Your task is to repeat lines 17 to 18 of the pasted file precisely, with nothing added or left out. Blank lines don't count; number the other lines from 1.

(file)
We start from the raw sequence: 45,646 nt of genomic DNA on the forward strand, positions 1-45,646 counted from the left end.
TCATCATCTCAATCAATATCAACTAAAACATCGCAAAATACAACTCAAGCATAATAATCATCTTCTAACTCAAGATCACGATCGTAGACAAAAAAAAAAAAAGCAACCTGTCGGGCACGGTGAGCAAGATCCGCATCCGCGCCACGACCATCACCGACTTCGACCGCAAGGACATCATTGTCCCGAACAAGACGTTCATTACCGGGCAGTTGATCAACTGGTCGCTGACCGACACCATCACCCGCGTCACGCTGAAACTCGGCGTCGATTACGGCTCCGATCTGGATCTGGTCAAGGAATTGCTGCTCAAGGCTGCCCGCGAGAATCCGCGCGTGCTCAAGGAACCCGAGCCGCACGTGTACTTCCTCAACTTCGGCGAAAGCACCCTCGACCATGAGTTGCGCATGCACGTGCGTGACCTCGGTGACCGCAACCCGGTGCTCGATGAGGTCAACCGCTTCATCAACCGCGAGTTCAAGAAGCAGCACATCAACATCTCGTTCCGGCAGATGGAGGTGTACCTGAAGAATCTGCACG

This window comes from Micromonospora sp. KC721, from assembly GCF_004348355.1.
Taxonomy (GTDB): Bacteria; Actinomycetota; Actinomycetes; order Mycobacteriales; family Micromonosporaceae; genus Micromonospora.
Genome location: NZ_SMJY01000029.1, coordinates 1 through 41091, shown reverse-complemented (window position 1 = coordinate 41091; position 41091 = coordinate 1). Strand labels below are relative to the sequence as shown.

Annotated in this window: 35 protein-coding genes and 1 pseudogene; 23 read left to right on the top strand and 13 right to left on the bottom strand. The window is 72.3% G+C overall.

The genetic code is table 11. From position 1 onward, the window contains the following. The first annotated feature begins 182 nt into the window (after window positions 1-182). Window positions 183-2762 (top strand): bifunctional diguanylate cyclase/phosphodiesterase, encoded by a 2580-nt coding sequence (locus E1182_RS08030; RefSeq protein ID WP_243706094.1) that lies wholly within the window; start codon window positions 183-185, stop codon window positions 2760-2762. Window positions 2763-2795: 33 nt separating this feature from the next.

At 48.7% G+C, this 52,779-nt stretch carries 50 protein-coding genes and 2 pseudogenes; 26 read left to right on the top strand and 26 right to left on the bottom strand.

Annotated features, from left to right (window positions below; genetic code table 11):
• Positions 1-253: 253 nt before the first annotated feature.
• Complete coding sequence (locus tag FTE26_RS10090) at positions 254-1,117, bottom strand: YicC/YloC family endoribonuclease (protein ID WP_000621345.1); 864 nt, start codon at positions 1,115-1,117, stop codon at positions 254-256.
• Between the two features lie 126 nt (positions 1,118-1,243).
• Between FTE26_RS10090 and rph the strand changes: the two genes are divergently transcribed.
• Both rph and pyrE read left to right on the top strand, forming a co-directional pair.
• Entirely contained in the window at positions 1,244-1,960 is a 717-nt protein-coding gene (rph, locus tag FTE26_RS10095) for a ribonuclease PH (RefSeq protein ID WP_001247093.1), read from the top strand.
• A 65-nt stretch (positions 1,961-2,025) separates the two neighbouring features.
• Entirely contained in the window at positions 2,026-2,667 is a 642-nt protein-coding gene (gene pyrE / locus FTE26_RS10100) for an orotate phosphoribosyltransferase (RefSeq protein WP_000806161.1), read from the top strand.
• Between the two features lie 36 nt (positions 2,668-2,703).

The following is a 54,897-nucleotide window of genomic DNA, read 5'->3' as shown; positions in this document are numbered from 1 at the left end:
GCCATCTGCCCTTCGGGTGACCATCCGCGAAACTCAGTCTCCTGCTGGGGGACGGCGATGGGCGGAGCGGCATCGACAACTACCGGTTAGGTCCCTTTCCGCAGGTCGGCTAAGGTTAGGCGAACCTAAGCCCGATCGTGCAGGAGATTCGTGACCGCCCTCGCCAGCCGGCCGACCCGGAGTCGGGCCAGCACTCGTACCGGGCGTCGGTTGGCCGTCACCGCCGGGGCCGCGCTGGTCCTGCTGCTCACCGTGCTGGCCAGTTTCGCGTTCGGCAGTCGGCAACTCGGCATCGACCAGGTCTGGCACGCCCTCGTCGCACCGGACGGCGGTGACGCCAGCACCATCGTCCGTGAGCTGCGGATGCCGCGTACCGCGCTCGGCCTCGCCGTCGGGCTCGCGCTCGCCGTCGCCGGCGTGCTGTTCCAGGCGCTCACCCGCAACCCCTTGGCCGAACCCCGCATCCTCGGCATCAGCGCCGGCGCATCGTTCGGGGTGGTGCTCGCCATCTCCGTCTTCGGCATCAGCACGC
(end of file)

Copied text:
• Entirely contained in the window at positions 2,026-2,667 is a 642-nt protein-coding gene (gene pyrE / locus FTE26_RS10100) for an orotate phosphoribosyltransferase (RefSeq protein WP_000806161.1), read from the top strand.
• Between the two features lie 36 nt (positions 2,668-2,703).